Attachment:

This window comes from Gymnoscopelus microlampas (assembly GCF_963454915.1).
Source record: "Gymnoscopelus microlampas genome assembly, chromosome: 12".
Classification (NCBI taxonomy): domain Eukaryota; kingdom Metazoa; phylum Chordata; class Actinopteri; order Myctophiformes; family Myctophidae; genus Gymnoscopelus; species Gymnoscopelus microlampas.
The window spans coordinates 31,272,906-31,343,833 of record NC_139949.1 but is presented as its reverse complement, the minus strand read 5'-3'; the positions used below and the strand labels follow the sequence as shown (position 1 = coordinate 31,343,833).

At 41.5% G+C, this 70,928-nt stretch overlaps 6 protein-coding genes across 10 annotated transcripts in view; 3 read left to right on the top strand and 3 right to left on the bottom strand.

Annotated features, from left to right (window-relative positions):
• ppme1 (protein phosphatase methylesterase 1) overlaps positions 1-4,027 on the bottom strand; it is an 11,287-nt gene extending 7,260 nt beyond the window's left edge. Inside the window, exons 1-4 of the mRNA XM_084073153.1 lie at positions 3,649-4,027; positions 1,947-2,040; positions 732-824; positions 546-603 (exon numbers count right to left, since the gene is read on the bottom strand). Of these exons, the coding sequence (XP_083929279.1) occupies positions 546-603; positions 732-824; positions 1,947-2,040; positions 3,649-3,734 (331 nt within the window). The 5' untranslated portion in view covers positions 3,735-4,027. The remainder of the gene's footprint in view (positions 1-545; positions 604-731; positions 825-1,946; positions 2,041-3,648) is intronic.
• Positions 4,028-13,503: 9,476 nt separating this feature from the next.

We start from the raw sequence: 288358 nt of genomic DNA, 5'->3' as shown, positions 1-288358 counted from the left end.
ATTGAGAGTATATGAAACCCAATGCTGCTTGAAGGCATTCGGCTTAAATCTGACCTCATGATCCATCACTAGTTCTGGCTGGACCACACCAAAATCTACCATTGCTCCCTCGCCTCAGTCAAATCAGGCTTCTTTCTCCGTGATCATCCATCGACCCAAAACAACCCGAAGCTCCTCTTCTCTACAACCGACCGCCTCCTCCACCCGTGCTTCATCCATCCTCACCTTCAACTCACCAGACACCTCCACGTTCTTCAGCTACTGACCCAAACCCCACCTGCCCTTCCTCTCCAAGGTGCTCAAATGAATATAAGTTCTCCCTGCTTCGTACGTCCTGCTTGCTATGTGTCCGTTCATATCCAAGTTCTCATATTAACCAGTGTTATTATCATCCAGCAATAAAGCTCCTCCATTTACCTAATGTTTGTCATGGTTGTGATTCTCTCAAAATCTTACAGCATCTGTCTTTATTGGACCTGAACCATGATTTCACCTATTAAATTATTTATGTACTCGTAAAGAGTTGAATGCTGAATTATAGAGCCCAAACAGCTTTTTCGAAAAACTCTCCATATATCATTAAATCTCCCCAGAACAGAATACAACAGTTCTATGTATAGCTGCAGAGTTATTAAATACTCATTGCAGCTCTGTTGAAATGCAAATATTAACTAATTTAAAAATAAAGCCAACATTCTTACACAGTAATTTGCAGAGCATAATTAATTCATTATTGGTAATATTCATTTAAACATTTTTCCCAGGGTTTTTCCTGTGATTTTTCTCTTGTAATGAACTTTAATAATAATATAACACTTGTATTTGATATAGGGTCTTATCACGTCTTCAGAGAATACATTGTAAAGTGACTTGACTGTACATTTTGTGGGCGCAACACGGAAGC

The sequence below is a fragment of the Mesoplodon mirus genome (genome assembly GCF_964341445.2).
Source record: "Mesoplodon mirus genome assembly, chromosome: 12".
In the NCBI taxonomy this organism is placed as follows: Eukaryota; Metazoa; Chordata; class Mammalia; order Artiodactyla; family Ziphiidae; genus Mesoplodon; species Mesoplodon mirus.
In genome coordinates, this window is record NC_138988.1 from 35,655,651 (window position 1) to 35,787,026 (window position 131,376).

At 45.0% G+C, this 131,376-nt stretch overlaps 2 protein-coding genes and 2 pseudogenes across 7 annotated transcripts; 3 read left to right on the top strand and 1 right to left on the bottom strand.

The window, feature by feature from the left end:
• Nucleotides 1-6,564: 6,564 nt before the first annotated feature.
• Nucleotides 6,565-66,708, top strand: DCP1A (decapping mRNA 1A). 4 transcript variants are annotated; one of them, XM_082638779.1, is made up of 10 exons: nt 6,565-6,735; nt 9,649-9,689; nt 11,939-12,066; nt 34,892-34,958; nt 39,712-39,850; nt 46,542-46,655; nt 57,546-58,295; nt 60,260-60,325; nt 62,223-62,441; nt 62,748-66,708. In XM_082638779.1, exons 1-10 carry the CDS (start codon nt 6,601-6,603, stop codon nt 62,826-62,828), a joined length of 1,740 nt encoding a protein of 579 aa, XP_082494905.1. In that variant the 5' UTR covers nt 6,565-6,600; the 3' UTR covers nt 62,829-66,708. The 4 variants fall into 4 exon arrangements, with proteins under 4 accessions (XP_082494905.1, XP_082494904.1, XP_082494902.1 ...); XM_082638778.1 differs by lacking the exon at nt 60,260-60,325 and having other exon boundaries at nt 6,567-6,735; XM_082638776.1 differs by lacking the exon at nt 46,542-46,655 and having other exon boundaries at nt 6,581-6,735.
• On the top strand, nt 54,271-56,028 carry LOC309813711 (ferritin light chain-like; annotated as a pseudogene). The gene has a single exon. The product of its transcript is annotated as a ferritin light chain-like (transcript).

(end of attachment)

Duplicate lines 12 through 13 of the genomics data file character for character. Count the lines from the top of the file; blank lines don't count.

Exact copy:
Source record: "Mesoplodon mirus genome assembly, chromosome: 12".
In the NCBI taxonomy this organism is placed as follows: Eukaryota; Metazoa; Chordata; class Mammalia; order Artiodactyla; family Ziphiidae; genus Mesoplodon; species Mesoplodon mirus.